Hollisto's World

by Chad Hollis | 10/6/11 10:00pm

Waking up in the morning is a task. I have three alarms located in different parts of my bedroom. Each one is louder and more annoying than drunken karaoke with Alvin and the Chipmunks. One even requires me to do a series of long division problems in order to turn off the buzzer. Despite this elaborate ordeal, it still takes me over 30 minutes to get out of bed in the morning.

On Thursday, like usual, my alarm buzzer started my day. But unlike the nice weather we had been having as of late, it was freezing outside. It is the first week of October and Hanover is already colder than Simon Cowell's heart.

October mornings with sub-32 degree temperatures say something about the toughness of every person who attends this College on the hill. We're a special breed, and the athletes here are no different.

Our golfers have to drive, chip and putt in Leverone Field House for most of the year because our links are unusable from November until April. Our rowers and sailors have to avoid ice chunks during early practice. My football team has to de-ice the field with pickaxes in order to start spring practice. Every team has to deal with this type of crap and no one ever complains.

Dartmouth student-athletes don't complain about the weather because we all love our sports we cherish every moment we are able to spend on our respective fields. This passion drives Dartmouth student-athletes to wake up at 6 a.m. for morning practice, stay up until 1 a.m. finishing homework and do it again the next day.

This passion is what makes collegiate sports special, and it is slowly disappearing from institutions across the country.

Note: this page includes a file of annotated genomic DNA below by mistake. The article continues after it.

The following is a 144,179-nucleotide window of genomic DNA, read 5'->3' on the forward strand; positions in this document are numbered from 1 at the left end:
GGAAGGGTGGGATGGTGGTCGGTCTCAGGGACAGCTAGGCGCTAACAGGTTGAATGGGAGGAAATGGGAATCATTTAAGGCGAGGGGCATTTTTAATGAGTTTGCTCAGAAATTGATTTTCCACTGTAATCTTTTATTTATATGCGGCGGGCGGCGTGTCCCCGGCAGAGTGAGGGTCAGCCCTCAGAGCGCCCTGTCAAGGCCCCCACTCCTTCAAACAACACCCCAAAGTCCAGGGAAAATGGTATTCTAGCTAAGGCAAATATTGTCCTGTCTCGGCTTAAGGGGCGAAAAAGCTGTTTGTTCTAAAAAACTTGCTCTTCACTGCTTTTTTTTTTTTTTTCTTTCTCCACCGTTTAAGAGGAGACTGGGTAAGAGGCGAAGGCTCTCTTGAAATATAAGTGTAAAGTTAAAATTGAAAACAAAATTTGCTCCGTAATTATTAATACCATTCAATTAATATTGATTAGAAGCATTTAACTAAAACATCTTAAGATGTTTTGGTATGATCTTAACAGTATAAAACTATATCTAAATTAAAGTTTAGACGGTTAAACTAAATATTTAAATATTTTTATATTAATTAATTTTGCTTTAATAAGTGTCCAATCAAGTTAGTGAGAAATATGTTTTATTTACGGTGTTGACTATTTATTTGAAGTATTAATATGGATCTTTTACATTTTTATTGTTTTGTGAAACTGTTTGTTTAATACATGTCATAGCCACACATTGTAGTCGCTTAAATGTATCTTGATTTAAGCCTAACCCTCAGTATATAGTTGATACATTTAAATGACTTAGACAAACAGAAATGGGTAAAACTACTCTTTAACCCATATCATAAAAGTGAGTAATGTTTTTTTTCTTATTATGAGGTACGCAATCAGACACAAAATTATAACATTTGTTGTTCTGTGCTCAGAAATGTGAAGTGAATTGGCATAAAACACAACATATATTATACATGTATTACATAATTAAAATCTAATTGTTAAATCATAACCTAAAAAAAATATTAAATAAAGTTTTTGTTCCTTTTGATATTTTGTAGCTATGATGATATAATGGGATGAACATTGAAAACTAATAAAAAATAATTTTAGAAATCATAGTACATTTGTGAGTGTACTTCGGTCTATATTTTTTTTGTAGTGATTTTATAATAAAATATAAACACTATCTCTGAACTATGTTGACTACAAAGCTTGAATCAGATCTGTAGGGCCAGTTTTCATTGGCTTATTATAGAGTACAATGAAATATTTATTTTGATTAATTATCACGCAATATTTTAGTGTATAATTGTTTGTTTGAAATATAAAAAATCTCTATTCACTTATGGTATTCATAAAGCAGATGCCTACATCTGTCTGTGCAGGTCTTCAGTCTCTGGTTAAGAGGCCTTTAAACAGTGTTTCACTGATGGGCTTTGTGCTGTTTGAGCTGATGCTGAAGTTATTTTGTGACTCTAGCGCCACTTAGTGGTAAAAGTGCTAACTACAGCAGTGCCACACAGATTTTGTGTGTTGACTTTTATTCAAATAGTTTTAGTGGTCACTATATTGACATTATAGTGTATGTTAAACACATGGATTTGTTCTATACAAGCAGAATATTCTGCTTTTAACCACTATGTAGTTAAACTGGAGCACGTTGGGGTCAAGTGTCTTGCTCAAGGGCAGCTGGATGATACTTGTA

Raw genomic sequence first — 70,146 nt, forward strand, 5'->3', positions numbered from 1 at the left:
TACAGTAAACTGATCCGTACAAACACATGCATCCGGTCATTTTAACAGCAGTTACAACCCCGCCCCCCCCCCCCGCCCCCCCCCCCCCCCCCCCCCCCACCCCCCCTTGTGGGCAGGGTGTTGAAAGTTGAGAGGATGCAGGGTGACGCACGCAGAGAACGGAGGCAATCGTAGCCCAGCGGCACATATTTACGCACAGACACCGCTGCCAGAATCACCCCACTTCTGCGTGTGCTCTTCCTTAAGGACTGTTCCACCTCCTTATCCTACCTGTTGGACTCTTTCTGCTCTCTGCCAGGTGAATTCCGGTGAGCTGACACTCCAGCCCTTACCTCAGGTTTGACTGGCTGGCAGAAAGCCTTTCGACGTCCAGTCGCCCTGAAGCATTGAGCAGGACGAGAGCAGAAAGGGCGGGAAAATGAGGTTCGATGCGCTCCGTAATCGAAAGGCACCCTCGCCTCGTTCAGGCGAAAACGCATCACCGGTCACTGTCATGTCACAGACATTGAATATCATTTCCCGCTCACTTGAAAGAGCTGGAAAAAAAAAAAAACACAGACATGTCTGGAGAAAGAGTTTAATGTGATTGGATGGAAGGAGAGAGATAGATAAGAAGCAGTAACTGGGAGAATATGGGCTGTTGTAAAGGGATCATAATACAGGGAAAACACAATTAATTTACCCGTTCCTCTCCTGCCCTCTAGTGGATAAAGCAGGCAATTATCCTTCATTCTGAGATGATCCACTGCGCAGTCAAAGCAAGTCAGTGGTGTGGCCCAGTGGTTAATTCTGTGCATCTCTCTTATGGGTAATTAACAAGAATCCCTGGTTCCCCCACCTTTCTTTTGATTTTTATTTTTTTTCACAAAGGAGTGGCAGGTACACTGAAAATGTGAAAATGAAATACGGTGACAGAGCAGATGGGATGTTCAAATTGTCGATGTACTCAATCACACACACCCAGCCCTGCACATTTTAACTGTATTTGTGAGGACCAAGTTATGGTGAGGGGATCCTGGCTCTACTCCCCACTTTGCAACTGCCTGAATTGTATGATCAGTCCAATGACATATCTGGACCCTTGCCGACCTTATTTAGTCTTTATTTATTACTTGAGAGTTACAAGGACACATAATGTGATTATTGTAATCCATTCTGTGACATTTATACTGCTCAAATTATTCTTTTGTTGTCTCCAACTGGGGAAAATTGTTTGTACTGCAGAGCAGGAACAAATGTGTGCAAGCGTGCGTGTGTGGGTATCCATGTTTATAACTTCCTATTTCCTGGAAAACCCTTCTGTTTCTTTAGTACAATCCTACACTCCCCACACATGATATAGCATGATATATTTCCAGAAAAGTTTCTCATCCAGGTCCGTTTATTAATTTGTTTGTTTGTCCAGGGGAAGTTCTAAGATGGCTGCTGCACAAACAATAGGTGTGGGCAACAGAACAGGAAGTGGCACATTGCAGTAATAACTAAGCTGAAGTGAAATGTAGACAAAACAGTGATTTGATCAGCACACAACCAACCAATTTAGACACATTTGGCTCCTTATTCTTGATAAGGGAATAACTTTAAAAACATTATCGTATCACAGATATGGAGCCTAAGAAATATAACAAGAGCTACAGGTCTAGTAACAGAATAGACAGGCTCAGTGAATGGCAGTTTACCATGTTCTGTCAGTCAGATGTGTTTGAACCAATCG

The recent explosion of young athletes committing NCAA violations by accepting money and other benefits from boosters has forced college presidents to consider sharing some revenues with student-athletes. Although I think that some college athletes are terribly exploited, I strongly believe that paying players is not an effective remedy.

Paying college athletes is the equivalent of giving participation trophies to kindergarteners after a soccer match. Win, lose or draw, everyone triumphs. No one learns any life lessons when poor performances are rewarded with equal compensation.

College sports are appealing because of the emotion that goes into every game. Younger athletes have more energy, and are more determined to win because winning is the only reward. Once I'm done with football, the only things I'll take away from my tenure are my jerseys, my memories and a few badass pictures of me in action.

For collegiate teams, the rush of winning is matched with the agony of defeat. After losing the Penn night game in the final seconds last Saturday, I was crushed.

I learned a lot about myself that night. I learned how to acknowledge defeat but never accept it. Our season is far from over and I learned how not to let disappointment slow me down. When you add money to the mix, these lessons disappear.

How can you be upset after losing a football game when you know your performance just earned you a million-dollar paycheck? Peyton Manning might not play a down of football this year but he will still make a cool $14.17 million before taxes.

How can one loss hurt the same way when you have a fast car, huge house and hot wife to return home to? How can you play with the same passion as a 20-year-old kid who has absolutely nothing to lose? I have seven games left in my football career and it will take a severed foot and a ruptured vertebra to keep me off the field.

I watch professional sports for the precision and athletic talent they display. I watch college sports for their unpredictability, passion and energy. The Final Four is exciting because you never know which underdog will rise through the ranks on a given year. The Bowl Championship Series is exciting because one loss is the difference between the Rose Bowl and the PapaJohns.com Bowl. I watch college sports to see how hard-working teams that have great chemistry, like the 2010 Dartmouth baseball team, can play competitively against powerhouses like the University of Miami.

I love college sports, and paying players would corrupt the experience they offer.